Verizon confirmed Wednesday that data belonging to 6 million customers was leaked online in June. News of the incident was first reported by ZDNet.
In a statement on the company's website, Verizon said the leak was caused by an employee of one of the company's vendors who accidentally allowed external access to information put in a cloud storage area. ZDNet reported that the data was leaked on an unprotected Amazon S3 storage server. This made the data available to anyone who had the public link to the cloud. (Amazon chief executive Jeffrey P. Bezos also owns The Washington Post.)
Amazon didn't respond to a request for comment.
A limited amount of personal information, such as some phone numbers and PINs, was included in the data, but it didn't include Social Security numbers or voice recordings, Verizon said. The PIN numbers are used to authenticate a caller phoning into the wireline call center and can't be used to access customer accounts online, the statement said.
No customer information was lost or stolen, because the storage area was accessible only to Verizon; the vendor, Israel-based NICE Systems; and the researcher who flagged the leak, according to the statement.
That researcher was Chris Vickery, who worked for the cybersecurity firm UpGuard. Vickery also discovered earlier this year that some information of nearly 200 million voters was exposed by a data firm working for Republican Party clients. That information was also on an Amazon server.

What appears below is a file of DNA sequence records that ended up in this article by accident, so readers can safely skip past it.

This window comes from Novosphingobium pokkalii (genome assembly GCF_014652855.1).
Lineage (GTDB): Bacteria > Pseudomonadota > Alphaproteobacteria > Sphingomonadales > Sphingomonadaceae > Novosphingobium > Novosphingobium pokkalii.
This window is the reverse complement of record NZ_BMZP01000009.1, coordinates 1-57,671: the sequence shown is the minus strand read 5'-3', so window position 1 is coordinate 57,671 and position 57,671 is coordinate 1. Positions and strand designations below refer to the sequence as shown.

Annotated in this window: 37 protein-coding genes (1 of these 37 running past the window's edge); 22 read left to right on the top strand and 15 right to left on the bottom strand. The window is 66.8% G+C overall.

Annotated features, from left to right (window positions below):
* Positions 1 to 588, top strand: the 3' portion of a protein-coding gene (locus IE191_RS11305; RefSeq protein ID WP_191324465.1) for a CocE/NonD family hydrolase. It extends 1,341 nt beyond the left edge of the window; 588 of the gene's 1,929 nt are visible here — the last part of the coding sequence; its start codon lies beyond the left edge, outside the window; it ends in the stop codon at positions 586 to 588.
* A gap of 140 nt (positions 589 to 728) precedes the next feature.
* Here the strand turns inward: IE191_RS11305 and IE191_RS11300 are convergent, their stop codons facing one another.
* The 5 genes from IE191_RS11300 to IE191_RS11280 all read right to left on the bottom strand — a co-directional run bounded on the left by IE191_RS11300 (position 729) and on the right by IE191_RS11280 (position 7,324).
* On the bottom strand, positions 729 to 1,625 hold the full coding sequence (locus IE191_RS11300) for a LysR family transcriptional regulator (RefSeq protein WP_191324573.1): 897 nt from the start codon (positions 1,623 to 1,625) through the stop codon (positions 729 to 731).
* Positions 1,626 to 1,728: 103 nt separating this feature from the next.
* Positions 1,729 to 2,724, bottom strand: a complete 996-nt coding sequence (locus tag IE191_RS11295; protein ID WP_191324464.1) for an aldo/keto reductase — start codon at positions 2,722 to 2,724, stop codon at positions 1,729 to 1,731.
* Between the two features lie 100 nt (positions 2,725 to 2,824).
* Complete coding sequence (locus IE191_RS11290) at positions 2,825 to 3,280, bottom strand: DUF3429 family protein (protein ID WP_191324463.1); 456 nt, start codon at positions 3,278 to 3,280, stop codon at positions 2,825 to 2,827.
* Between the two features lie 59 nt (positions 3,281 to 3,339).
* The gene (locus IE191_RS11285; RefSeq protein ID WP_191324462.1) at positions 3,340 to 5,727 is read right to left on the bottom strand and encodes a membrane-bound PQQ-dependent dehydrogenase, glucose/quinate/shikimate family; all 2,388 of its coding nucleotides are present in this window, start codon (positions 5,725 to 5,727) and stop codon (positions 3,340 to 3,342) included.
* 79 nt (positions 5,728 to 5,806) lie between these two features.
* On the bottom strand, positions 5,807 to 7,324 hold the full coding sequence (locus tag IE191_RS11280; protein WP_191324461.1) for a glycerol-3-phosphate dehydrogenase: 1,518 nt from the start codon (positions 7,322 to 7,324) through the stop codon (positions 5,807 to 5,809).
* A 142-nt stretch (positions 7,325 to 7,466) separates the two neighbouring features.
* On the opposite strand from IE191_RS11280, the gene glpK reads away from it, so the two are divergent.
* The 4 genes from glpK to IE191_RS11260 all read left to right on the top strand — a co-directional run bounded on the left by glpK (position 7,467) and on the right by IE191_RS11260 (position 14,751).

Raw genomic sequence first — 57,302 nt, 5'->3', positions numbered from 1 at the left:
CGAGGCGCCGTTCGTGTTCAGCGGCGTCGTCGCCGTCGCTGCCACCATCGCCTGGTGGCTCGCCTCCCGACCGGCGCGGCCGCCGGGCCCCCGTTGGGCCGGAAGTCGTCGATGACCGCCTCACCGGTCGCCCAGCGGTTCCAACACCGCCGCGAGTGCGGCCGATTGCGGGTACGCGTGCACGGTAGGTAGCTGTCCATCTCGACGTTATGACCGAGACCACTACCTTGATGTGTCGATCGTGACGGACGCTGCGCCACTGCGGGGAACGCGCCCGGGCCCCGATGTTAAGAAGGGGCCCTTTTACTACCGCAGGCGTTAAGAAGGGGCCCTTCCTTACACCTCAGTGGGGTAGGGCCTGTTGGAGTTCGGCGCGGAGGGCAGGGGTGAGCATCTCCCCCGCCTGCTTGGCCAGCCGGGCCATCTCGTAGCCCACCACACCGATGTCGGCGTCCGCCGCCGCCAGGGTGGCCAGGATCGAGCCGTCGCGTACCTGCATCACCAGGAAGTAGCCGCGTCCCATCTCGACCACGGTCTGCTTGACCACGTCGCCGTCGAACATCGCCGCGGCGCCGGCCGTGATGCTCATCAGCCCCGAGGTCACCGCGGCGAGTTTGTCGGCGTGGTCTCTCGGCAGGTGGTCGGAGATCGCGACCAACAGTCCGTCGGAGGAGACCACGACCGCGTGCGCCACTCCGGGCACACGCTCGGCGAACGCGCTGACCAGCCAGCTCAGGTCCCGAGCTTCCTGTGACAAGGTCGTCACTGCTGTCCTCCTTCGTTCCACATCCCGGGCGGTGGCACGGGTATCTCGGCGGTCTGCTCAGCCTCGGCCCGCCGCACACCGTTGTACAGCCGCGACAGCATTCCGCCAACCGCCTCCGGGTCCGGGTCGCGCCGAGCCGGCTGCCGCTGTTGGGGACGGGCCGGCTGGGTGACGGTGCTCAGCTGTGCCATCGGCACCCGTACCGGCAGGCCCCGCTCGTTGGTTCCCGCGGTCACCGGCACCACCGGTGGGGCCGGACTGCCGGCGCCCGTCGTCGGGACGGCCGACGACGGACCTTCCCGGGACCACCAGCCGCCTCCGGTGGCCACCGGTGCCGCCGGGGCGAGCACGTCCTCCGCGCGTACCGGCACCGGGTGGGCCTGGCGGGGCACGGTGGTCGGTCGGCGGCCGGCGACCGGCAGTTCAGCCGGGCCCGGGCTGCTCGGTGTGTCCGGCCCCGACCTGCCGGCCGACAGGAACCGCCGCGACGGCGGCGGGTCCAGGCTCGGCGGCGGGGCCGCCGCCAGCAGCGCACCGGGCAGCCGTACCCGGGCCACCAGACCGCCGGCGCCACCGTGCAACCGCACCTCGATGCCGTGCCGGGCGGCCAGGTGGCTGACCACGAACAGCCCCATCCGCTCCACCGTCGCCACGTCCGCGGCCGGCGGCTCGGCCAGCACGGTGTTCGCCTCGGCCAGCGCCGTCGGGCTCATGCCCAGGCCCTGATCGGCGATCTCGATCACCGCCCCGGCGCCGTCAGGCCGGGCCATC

Vickery said he doesn't think the issues have anything to do with Amazon's product. It's more because they are the industry leader in cloud technology, which makes it inevitable that their name comes up when issues arise, he said. The issues stem more from the companies that use Amazon's products that "misconfigure" the cloud servers, which lead to issues like these, Vickery said.
"It’s more of a general concept of people using these cloud file repositories but not having the greatest knowledge of the consequences of various settings," he said.
Vickery said he alerted Verizon to the issue on June 13. The security hole was sealed June 22.
Although Verizon said that the PINs alone can't help access online accounts, Hemu Nigam, a cybersecurity analyst at SSP Blue, said he would still advise customers to change their PINs because they could give people access to other accounts they use.
“The unfortunate part is if you use that PIN, you're probably using a similar PIN for other situations, so once I have that I can test that PIN on other things,” he said. “Verizon's relationship with the customer is not at risk, but the customer is now at risk in other aspects of their lives.”